The rough pavement had long since given way to dirt, and now, soft green grass cushioned his path. No longer were they surrounded by tall buildings, but now even taller tickets of trees lined the path. He followed the older cat into a thicket which opened into a secluded small clearing. In the darkness, Tucker became aware of dozens of eyes following him. Orbs of green, orange, yellow and gold blinked at him.
The large cat he had followed prompted him to lay down and get comfortable, for they were waiting for what he called the Supreme Being to arrive. As he obeyed the larger cat, another feline, of a slate black approached with a bird in her mouth which she dropped before the larger cat. As she was leaving, another cat, closer to Tucker's age approached him and dropped a small mouse before him and encouraged him to eat up. By this time, Tucker was famished and didn't have to be told twice before he gobbled down the delicious gift. He was in the middle of licking his paws and face when a hush came over the crowd and he became aware of a presence.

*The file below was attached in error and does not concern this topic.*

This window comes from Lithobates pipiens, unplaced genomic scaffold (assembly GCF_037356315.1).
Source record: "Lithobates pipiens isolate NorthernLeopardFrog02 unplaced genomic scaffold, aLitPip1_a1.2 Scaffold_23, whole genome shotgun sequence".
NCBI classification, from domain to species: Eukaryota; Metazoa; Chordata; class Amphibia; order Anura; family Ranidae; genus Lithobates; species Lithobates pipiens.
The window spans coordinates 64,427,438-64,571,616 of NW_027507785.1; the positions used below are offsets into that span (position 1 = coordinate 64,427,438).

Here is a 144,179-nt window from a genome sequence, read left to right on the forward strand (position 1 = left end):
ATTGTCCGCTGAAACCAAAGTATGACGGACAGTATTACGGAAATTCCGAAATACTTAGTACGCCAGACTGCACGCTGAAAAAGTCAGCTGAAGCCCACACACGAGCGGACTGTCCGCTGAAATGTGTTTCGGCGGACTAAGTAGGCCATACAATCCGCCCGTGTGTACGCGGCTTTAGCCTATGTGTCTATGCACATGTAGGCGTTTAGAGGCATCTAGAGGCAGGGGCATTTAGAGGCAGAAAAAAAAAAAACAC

His attention was drawn to a terrifyingly large cat that Tucker realized had to be a panther, not a domestic. Domestics just didn't get that huge! The panther walked slowly and with purpose. Large, muscular strides. His eyes were the brightest of golds and reflected the tones of the harvest moon.
When he stopped in the center of the clearing and sat on his haunches, the entire assembly of felines erupted in urforic purring, so loud Tucker was sure it could be heard clear into the city from which he had just come. As suddenly as it started, it stopped and silence fell upon the hushed clearing.